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This summer. Your child home alone. What could go wrong?

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This summer. Your child home alone. What could go wrong?

This summer. Your child home alone. What could go wrong?

Many parents are a little more lax with our kids in the summer, saying yes to never-ending sleepovers, later curfews, and all-around increased independence. Add in parent-free afternoons and—man—our kids are really getting down time.

Turns out all this unsupervised time can be quite dangerous. Studies suggest that June and July are peak months for kids 12 and older to try alcohol for the first time. That means that when you think your child is playing video games or watching movies with friends, they may actually be drinking. It’s natural for all kids to be curious about alcohol—so even if your child is a “good” kid, they still might want to see what all the fuss is all about.

As a parent, make a commitment to plan a summer that allows your kid to really just be a kid.

What can happen to your child when they drink underage?

  1. Alcohol can make learning a struggle. Teen brains are still developing, and alcohol can impact memory and learning for life.
  2. A hangout session might turn into date rape, or your child might have consensual sex they’ll later regret or feel ashamed of. Drinking impacts our children’s ability to make wise decisions.
  3. Get ready for the medical and legal bills. Drinking can spur aggressive behavior like fighting and crime.
  4. Insert your worst nightmare here. If you can think of something dumb or dangerous, kids will do it when they’re drinking.

How can you keep them alcohol-free this summer?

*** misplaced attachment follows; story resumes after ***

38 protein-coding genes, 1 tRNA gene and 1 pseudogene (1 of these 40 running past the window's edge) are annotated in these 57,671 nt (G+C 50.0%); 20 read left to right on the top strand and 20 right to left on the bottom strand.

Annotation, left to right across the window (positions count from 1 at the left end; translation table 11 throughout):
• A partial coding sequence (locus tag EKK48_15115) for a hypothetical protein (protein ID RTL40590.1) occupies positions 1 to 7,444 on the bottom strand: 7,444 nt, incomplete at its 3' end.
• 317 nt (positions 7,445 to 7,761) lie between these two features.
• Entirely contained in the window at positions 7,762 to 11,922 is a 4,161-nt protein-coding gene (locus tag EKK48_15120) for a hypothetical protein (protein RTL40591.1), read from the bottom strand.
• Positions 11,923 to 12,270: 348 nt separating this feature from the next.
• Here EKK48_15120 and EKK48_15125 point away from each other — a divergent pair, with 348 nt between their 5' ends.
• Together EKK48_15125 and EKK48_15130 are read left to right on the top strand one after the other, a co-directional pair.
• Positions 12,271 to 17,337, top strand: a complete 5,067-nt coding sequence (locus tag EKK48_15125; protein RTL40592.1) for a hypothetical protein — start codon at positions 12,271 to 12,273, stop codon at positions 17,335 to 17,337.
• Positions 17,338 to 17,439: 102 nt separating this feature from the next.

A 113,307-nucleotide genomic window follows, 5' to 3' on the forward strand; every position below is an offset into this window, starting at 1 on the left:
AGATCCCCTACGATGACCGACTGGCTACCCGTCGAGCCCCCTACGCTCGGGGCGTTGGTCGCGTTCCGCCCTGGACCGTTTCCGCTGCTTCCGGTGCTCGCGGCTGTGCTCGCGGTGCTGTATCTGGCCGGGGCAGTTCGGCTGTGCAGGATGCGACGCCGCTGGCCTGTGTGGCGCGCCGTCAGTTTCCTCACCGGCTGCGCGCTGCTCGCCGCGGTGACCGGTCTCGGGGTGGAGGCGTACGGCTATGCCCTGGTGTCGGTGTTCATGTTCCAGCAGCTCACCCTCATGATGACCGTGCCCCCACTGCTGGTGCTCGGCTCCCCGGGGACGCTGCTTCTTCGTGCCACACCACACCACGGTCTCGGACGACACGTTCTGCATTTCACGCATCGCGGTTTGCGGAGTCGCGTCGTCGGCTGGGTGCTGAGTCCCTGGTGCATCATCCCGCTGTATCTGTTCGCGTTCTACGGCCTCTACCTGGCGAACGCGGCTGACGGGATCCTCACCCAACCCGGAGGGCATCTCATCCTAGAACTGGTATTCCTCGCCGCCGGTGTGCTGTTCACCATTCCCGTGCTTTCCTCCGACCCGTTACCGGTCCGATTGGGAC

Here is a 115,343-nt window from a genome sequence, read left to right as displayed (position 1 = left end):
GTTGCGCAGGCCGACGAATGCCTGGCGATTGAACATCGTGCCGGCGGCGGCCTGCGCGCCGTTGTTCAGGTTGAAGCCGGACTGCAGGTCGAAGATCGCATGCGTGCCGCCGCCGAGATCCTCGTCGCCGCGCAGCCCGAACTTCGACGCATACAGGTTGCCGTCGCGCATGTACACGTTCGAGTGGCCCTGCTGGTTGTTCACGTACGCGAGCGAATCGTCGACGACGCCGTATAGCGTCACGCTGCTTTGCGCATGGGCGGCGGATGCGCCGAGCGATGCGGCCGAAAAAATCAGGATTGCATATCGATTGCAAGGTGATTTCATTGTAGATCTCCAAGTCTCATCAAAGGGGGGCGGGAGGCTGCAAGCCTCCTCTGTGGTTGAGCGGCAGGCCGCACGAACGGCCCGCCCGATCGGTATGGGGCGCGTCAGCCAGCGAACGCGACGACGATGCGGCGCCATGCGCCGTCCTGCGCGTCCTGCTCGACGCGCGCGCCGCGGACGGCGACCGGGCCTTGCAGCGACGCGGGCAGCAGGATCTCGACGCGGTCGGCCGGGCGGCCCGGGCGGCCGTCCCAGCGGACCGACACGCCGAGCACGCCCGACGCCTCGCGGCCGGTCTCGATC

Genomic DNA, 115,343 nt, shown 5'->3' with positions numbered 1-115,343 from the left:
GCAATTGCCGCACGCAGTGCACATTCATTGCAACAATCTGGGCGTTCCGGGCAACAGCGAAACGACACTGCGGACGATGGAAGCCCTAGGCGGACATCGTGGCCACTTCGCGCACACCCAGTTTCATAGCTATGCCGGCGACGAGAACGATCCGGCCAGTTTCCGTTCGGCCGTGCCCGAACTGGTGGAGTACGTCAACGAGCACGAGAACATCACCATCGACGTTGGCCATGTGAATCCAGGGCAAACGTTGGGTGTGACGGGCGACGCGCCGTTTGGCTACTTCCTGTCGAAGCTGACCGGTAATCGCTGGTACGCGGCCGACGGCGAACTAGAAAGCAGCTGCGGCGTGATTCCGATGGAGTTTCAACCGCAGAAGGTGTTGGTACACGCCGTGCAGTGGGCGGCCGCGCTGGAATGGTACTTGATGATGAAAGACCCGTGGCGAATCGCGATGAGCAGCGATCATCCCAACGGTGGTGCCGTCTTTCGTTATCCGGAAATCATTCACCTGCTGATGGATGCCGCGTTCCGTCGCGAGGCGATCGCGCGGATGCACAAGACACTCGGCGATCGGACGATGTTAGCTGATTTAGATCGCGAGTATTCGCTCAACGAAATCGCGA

1. Keep your child busy with worthwhile activities this summer! Sign them up for anything and everything you think they may enjoy. Besides restricting the amount of time they’ll have to engage in negative behaviors, you’ll be helping them find a passion that will provide them with self-confidence and a group of like-minded friends.
  2. Talk to your child about alcohol in the beginning of the summer. Tell them you don’t approve of underage drinking, and paint a vivid picture of the risks. Research shows that kids whose parents don’t approve of underage drinking (and frequently tell them so!) are less likely to drink.
  3. Set consequences for drinking and other negative behaviors like missing curfew.
  4. Get to know the parents of your child’s friends. Check in to make sure parents will be home during sleepovers and parties.
  5. Check in with your child throughout the day. Know where they are and who they’re with. Stop by unexpectedly every once in a while to check in and take them to lunch.
  6. Schedule lots of family dinners and summer activities. Kids with strong family relationships are less likely to drink!

 

 

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